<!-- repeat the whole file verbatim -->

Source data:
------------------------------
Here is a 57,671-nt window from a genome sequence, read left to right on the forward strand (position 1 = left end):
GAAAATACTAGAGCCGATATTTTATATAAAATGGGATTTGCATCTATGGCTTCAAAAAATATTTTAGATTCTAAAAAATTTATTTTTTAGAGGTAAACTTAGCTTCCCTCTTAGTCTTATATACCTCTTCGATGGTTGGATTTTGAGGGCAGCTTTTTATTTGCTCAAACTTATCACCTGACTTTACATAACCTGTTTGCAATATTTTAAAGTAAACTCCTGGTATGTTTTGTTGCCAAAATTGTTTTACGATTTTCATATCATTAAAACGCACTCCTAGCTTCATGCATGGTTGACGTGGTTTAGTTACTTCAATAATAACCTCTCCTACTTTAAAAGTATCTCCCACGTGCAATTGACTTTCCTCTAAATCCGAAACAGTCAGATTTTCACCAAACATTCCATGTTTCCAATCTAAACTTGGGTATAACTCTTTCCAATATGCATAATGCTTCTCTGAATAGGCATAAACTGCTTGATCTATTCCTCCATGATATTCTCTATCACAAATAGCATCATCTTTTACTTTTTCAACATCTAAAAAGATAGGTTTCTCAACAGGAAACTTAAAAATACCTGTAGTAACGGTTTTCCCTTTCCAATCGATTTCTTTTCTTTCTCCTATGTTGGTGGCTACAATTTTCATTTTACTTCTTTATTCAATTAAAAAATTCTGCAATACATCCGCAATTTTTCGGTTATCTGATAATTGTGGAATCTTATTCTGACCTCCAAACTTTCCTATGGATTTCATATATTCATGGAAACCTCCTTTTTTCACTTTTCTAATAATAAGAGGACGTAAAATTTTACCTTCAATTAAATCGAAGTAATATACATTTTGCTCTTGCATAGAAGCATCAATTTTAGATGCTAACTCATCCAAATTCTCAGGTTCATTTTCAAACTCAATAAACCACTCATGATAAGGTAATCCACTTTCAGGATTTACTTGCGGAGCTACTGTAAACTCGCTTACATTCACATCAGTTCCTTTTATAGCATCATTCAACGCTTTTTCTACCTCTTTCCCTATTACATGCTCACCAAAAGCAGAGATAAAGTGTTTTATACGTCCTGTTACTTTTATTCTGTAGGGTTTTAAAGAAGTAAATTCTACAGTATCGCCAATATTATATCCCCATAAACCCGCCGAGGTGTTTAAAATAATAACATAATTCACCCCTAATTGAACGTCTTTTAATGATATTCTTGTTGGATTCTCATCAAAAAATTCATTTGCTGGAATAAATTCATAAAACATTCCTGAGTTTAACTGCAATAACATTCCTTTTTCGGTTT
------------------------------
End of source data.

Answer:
Here is a 57,671-nt window from a genome sequence, read left to right on the forward strand (position 1 = left end):
GAAAATACTAGAGCCGATATTTTATATAAAATGGGATTTGCATCTATGGCTTCAAAAAATATTTTAGATTCTAAAAAATTTATTTTTTAGAGGTAAACTTAGCTTCCCTCTTAGTCTTATATACCTCTTCGATGGTTGGATTTTGAGGGCAGCTTTTTATTTGCTCAAACTTATCACCTGACTTTACATAACCTGTTTGCAATATTTTAAAGTAAACTCCTGGTATGTTTTGTTGCCAAAATTGTTTTACGATTTTCATATCATTAAAACGCACTCCTAGCTTCATGCATGGTTGACGTGGTTTAGTTACTTCAATAATAACCTCTCCTACTTTAAAAGTATCTCCCACGTGCAATTGACTTTCCTCTAAATCCGAAACAGTCAGATTTTCACCAAACATTCCATGTTTCCAATCTAAACTTGGGTATAACTCTTTCCAATATGCATAATGCTTCTCTGAATAGGCATAAACTGCTTGATCTATTCCTCCATGATATTCTCTATCACAAATAGCATCATCTTTTACTTTTTCAACATCTAAAAAGATAGGTTTCTCAACAGGAAACTTAAAAATACCTGTAGTAACGGTTTTCCCTTTCCAATCGATTTCTTTTCTTTCTCCTATGTTGGTGGCTACAATTTTCATTTTACTTCTTTATTCAATTAAAAAATTCTGCAATACATCCGCAATTTTTCGGTTATCTGATAATTGTGGAATCTTATTCTGACCTCCAAACTTTCCTATGGATTTCATATATTCATGGAAACCTCCTTTTTTCACTTTTCTAATAATAAGAGGACGTAAAATTTTACCTTCAATTAAATCGAAGTAATATACATTTTGCTCTTGCATAGAAGCATCAATTTTAGATGCTAACTCATCCAAATTCTCAGGTTCATTTTCAAACTCAATAAACCACTCATGATAAGGTAATCCACTTTCAGGATTTACTTGCGGAGCTACTGTAAACTCGCTTACATTCACATCAGTTCCTTTTATAGCATCATTCAACGCTTTTTCTACCTCTTTCCCTATTACATGCTCACCAAAAGCAGAGATAAAGTGTTTTATACGTCCTGTTACTTTTATTCTGTAGGGTTTTAAAGAAGTAAATTCTACAGTATCGCCAATATTATATCCCCATAAACCCGCCGAGGTGTTTAAAATAATAACATAATTCACCCCTAATTGAACGTCTTTTAATGATATTCTTGTTGGATTCTCATCAAAAAATTCATTTGCTGGAATAAATTCATAAAACATTCCTGAGTTTAACTGCAATAACATTCCTTTTTCGGTTT